One of the main reasons behind IATA's New Distribution Capability (NDC) was to open airline content to new technology providers, and with Google quietly exploring it, other tech giants and startups alike will follow.
NB This is a viewpoint by Eric Lehmann, CEO of Jet Messaging Technologies.
But before this can happen, we need to understand the full extent of the changes that are needed, what is driving these changes and what it is that needs to be changed.
Travel merchandising is evolving beyond distribution, search, and purchase. New types of travel purchasing experiences throughout every stage of the traveler journey are evolving to become more customer-centric.
Travel inventory is no longer a commodity -- it can be positioned to build through more personalized offerings.
This evolution is also transforming how solutions are developed. In the past, business determined the course of technology. In today’s fast-paced, innovation-led world, it is advances in technology which dictate the direction businesses need to take.
With the change in how solutions are created comes a change in the tools used to create them. Developers use APIs, schemas, and datasets -- not spreadsheets or Powerpoint.
These new technologies bring unlimited potential for creativity but they also bring exponential complexity, particularly as more data sources are used.
This aggregate complexity is expressed as a function of both depth and breadth. Singularly complex standards such as IATA NDC combine with the challenges of integrating a large number of simpler technologies such as RESTful APIs provided by Facebook, Google, and Uber.
These APIs are often simple to define and understand compared with standards such as NDC and ones from OTA (Open Travel Alliance), which have to build intricate business logic into their schema definitions.
These major industry initiatives require an efficient collaborative approach to get the standards adopted and implemented in the marketplace. The designers are the starting point in providing well-defined schemas and extensive, easy-to-understand documentation, examples, and use cases.
However, even the best documentation still has to describe complex rules while summarizing the historically convoluted travel industry business logic.
Mirroring the shift from innovation being led by business to innovation being led by technology, what will truly accelerate NDC adoption will be not only the resources provided by IATA but also the tools developed by the software industry to make implementing the standard easier.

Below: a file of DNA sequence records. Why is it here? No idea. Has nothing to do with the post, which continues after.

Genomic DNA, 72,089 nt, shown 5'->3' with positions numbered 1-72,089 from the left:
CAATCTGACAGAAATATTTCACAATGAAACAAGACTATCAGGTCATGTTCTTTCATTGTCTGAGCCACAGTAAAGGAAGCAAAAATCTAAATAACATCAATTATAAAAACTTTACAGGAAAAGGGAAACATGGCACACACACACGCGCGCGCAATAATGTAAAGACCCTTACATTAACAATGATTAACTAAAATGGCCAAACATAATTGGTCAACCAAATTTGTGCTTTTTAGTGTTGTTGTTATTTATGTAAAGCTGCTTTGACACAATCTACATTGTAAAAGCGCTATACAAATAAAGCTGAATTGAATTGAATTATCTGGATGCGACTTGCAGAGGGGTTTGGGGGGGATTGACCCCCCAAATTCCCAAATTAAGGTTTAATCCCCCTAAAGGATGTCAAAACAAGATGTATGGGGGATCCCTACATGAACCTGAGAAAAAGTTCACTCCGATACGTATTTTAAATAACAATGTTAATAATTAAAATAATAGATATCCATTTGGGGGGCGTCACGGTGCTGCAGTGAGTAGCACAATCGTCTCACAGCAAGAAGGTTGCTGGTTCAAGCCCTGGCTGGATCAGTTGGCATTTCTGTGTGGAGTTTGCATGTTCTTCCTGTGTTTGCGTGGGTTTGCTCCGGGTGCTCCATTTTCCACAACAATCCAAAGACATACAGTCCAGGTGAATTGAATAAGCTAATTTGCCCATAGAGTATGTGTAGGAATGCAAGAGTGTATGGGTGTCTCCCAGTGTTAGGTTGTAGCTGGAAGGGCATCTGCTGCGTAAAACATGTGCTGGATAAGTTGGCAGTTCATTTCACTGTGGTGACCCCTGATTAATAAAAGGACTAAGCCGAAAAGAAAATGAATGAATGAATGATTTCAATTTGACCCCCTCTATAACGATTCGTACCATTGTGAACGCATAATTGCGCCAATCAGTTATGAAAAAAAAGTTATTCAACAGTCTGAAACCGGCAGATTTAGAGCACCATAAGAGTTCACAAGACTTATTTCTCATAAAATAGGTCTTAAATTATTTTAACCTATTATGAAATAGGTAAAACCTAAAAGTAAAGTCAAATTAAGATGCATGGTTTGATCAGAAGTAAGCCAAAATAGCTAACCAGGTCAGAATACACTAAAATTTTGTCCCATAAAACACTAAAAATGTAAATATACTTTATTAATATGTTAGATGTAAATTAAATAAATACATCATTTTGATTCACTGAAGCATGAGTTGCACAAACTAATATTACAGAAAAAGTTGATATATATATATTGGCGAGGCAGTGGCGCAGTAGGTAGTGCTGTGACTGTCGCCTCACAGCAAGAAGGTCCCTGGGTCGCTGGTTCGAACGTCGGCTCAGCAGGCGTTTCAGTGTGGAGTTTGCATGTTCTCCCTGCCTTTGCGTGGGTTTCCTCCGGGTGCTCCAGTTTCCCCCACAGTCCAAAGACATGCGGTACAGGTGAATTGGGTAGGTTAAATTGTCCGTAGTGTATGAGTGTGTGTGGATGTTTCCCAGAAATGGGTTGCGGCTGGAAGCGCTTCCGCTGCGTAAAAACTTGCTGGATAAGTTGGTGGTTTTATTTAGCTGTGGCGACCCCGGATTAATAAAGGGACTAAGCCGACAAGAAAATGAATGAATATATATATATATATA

Existing air inventory and booking systems are not made for modern distribution channels such as NDC, so to realise the full benefits of IATA's initiative there needs to be a new breed of technology solutions.
IATA calls this “Simplifying the Business” (StB), but how can you introduce simplicity when you run on complexity?
The fact is that the current systems are too complex to support simplicity and existing solutions providers are slow to change because of significant investments in their current platforms.
There needs to be new systems that are built from the ground up in order to support IATA’s vision.
To simplify the business, we first need to simplify the systems used to drive it. NDC-Xpress by Farelogix, HP’s Passenger Service Solution, the Datalex Commerce Platform, Vayant OneSearch and Jet Messaging’s JMT Travel Libraries are just a few of the earliest tools available to help airlines, agencies, and travel startups take advantage of this new distribution capability.
The strength of these new tools will be in reducing complexity and distributing travel products consistently across an increasing number of sales channels, by packaging and selling travel services that are more similar to consumer retail than traditional inventory distribution.
By taking advantage of these tools and introducing NDC functionality, tomorrow’s travel retailers will be able to distribute their products easier, cheaper, and to a wider market, and they can pass richer and more personalized offerings on to their customers.
NB This is a viewpoint by Eric Lehmann, CEO for Jet Messaging Technologies. It appears here as part of Tnooz’s sponsored content initiative.
NB2Image by Shutterstock